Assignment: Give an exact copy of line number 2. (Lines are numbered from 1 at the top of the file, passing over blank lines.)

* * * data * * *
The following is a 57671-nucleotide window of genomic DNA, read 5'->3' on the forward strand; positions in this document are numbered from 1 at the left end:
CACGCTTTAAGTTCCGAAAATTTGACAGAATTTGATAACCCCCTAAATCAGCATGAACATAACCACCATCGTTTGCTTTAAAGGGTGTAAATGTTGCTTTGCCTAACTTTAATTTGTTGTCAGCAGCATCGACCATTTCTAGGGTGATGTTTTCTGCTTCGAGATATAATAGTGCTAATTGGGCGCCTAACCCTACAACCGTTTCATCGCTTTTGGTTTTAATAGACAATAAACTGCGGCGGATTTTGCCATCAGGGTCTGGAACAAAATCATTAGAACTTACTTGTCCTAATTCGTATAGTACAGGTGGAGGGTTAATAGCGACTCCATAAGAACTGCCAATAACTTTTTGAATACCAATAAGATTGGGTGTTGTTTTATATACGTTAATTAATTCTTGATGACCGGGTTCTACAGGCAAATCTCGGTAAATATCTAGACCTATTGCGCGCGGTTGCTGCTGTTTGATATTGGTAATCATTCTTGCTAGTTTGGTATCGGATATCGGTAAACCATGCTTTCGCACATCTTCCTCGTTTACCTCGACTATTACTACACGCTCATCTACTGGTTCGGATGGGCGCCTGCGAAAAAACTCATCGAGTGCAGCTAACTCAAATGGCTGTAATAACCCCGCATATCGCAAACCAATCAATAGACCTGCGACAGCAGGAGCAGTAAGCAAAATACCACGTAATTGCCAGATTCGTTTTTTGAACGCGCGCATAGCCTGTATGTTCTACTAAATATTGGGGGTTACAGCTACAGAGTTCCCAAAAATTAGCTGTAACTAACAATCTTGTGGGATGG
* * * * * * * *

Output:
CACGCTTTAAGTTCCGAAAATTTGACAGAATTTGATAACCCCCTAAATCAGCATGAACATAACCACCATCGTTTGCTTTAAAGGGTGTAAATGTTGCTTTGCCTAACTTTAATTTGTTGTCAGCAGCATCGACCATTTCTAGGGTGATGTTTTCTGCTTCGAGATATAATAGTGCTAATTGGGCGCCTAACCCTACAACCGTTTCATCGCTTTTGGTTTTAATAGACAATAAACTGCGGCGGATTTTGCCATCAGGGTCTGGAACAAAATCATTAGAACTTACTTGTCCTAATTCGTATAGTACAGGTGGAGGGTTAATAGCGACTCCATAAGAACTGCCAATAACTTTTTGAATACCAATAAGATTGGGTGTTGTTTTATATACGTTAATTAATTCTTGATGACCGGGTTCTACAGGCAAATCTCGGTAAATATCTAGACCTATTGCGCGCGGTTGCTGCTGTTTGATATTGGTAATCATTCTTGCTAGTTTGGTATCGGATATCGGTAAACCATGCTTTCGCACATCTTCCTCGTTTACCTCGACTATTACTACACGCTCATCTACTGGTTCGGATGGGCGCCTGCGAAAAAACTCATCGAGTGCAGCTAACTCAAATGGCTGTAATAACCCCGCATATCGCAAACCAATCAATAGACCTGCGACAGCAGGAGCAGTAAGCAAAATACCACGTAATTGCCAGATTCGTTTTTTGAACGCGCGCATAGCCTGTATGTTCTACTAAATATTGGGGGTTACAGCTACAGAGTTCCCAAAAATTAGCTGTAACTAACAATCTTGTGGGATGG